Stop, Look, and Listen

I was out working with one of my clients one day and we were talking about handling her dog’s dog aggression when she said, “It’s like stop, look, and listen!” (She works in a school; I’m guessing this sort of thing comes up often with kids!)

It was an epiphany for me. A hilarious epiphany, as I immediately started laughing.

If you have a dog with an issue — any issue, whether or not it’s aggression related — these are excellent steps.

1. Stop. As soon as you realize there’s a trigger around, STOP WALKING. Do not get any closer to it until you’ve assessed the situation! So often I see people, most often with dog aggressive dogs, keep moving forward while they’re trying to check their dog, fix the collar, adjust their grip on the leash, check for treats — it’s too much! Especially if you’re using new techniques to get your dog to behave; now you have new techniques to remember on the move. Stop! Stop your feet so you can assess the problem and situation, figure out what to do, and react accordingly.

2. Look. Look at your dog. Looking at the problem isn’t going to tell you if your dog is going to react or not. In addition, dogs have a shared gaze; whatever you’re looking at, they’ll look at. If you look at a problem and you smell like fear or stress, all the good body language in the world isn’t going to help. Your dog will follow your gaze, smell your stress, and think, “AH! Mom/Dad is worried about that thing! I’LL DEAL WITH IT!” Not good. Look at your dog. See what they’re doing.

Now, I know that dog trainers are always saying, “Shoulders back, chest out, walk with confidence!” and part of “confidence” is typically “look where you’re going.” But sometimes, especially when you’re just learning, it’s more important to look at your dog, to see what they’re saying, and to respond accordingly. (When I’m walking with dogs and I see a problem, I glance at them, react accordingly, and when I’m confident I look PAST whatever issue is up ahead. I still don’t look at it, because I know my dog has a shared gaze.)

3. Listen. “Jenna,” I hear you say, “dogs don’t talk.” Maybe not with words, but boy, do they communicate! Dogs have extremely nuanced communication. Are you listening to what your dog is telling you? If your dog is getting over a phobia and they’re trying to be brave, you need to reinforce that. If they’re dealing with aggression and they’re being naughty, you need to be aware of it NOW and start addressing it before you get any closer. If they’re dealing with excitement and they’re trying SO HARD to hold it together (and you know in another minute they’re going to fail), get their attention at that moment so you can do whatever you need to do. Listen to your dog! You can’t guide your dog through life if you’re not aware of what she’s doing.

So next time you encounter a problem? Stop, look, and listen. It’s not just for schoolhouse emergencies!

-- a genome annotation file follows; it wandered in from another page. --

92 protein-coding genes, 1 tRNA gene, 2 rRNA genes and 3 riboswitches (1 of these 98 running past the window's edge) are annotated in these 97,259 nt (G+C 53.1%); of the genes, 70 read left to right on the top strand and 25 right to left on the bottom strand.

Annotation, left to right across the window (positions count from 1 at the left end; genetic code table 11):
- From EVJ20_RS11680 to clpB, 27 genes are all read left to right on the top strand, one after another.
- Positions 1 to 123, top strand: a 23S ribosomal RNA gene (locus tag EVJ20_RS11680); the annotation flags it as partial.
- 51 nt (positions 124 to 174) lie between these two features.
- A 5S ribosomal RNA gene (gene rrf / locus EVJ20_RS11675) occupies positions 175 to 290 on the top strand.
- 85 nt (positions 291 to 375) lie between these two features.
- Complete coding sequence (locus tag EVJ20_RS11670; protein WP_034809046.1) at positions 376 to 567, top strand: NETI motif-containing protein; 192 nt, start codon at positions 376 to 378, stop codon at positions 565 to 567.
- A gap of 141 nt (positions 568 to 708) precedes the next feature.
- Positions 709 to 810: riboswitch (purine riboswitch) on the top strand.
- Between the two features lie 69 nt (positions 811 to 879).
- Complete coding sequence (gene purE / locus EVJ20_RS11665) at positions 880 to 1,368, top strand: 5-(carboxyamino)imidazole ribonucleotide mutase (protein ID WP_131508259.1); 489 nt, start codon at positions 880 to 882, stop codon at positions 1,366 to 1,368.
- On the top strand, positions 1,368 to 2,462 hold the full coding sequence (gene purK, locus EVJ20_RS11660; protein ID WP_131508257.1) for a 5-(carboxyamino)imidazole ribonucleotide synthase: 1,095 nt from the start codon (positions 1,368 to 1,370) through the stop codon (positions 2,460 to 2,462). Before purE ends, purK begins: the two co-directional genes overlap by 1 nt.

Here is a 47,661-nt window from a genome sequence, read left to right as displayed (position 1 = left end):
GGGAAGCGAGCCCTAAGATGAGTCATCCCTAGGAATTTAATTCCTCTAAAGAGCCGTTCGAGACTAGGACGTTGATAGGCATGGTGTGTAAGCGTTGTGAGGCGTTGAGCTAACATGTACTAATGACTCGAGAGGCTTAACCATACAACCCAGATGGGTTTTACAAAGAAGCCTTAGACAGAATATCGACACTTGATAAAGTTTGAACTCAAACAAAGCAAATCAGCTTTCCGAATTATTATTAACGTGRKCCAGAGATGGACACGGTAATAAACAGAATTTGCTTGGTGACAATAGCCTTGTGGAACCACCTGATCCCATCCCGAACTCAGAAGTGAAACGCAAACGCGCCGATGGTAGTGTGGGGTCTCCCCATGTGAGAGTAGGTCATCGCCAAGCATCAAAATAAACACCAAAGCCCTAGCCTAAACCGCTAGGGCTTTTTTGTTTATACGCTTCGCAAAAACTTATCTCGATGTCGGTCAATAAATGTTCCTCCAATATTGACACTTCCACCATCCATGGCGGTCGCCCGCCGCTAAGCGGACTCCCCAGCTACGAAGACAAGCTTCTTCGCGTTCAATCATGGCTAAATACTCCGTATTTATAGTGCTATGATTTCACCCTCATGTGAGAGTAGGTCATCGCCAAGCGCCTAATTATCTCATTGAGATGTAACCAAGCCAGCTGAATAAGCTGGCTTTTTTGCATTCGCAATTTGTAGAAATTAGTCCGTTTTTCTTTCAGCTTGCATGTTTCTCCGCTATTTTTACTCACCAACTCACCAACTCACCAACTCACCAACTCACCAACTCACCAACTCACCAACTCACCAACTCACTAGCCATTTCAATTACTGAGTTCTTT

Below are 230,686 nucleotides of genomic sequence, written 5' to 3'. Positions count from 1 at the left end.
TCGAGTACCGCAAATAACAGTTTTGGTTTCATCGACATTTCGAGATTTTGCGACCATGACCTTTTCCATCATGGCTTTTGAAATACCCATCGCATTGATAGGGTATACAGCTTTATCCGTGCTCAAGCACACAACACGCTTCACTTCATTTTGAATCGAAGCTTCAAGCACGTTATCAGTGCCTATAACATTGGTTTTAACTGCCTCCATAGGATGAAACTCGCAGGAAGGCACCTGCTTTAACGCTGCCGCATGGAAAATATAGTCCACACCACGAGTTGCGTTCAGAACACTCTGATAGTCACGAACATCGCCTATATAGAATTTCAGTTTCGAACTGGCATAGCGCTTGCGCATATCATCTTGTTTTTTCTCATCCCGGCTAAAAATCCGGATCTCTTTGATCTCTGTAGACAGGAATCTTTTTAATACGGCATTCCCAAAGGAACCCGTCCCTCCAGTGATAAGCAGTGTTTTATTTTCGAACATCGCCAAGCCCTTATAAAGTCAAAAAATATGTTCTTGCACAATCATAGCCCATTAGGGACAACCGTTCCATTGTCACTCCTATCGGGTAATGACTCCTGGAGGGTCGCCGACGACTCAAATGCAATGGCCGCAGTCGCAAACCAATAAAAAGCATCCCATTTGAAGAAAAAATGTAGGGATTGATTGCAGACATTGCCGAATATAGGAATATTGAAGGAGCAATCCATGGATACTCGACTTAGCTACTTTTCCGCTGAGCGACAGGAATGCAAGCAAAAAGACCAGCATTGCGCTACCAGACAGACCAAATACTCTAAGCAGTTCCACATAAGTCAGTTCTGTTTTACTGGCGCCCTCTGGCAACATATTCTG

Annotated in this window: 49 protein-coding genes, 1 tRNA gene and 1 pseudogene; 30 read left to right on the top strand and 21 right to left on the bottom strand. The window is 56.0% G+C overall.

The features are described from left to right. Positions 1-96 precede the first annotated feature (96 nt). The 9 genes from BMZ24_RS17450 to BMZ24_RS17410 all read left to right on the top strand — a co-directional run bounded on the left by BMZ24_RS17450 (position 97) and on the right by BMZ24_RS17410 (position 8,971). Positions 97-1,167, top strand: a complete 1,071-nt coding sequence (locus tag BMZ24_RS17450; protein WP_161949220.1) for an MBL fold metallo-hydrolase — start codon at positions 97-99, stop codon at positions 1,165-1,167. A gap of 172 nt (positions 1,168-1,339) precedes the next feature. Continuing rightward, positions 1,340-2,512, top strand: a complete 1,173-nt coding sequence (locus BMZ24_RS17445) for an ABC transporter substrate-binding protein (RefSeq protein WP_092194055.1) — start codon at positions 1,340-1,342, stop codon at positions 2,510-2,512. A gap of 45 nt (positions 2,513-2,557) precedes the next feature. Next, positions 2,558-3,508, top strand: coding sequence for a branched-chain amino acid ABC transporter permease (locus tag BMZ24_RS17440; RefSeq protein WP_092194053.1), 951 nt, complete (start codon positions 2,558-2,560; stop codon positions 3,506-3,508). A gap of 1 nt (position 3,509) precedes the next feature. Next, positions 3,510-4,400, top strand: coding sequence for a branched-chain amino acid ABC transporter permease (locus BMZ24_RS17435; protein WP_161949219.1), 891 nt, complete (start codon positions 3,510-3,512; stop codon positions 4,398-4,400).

2 thoughts on “Stop, Look, and Listen

  1. Hi Jenna,great advice-have 4 dogs -mini Schnauzer(Yogi),Aussie cattle dog mix (Aj),Black. and tan hound(Cash),Pitbull( Nathan)-alas the schnauzer and cattle dog bark at the slightest sound -my Pitty reacts by getting excited and trying to bite whichever dog is closest-usually my hound-believe this is called displacement aggression-using anti-bark collars (which is a last resort) has helped-would prefer behavior modification and herbal/natural therapies-any ideas-they are fed earthborn dry w/ home cooked chicken,kale,blueberries and oatmeal added-any suggestions would be appreciated-Beth Eldred

    Date: Mon, 1 Dec 2014 19:54:45 +0000 To:

    • Hi, Beth!

      Herbal/natural therapies won’t work unless it’s anxiety based (and most barking isn’t anxiety based — it’s usually boredom based!). Without seeing a video (you’re welcome to send one; I’ll put it on the blog and explain what’s going on and how to fix it) I can’t tell what’s causing the barking, but I can give you at least one no-harm idea as to how to solve it!

      When the dogs start barking, choose whoever started first and just focus on them. Begin hissing and keep hissing until they stop barking and turn away from whatever they’re barking at. It has to be constant, or they won’t know why they’re being reprimanded. (This is your bridge. See more on bridges on this post: Now, as you hiss, grab a squirt bottle. It should be on “stream” and just have water in it. It’s okay if you have to go to another room to get it, just keep hissing! Come back, and squirt that one dog who started it until they not only stop barking, but turn away. If others are barking, start squirting them. Pretty quick what you should get are dogs who respond quickly, and eventually don’t bark at all at non-issues!

      Finally, Nathan may be redirecting onto the littler dogs, or he might be “helping” you scold them. Either way, grab him when it starts and haul him out with you to find the squirt bottle. As the little guys stop barking, he’ll stop redirecting! If you come back into the room with him and he’s trying to get to them to “help,” start squirting him. Pitties generally dislike squirt bottles, so it should work pretty well!

      Squirt bottles are great because they don’t add or increase anxiety; it’s more of a startle reaction — much like we would have upon being squirted!


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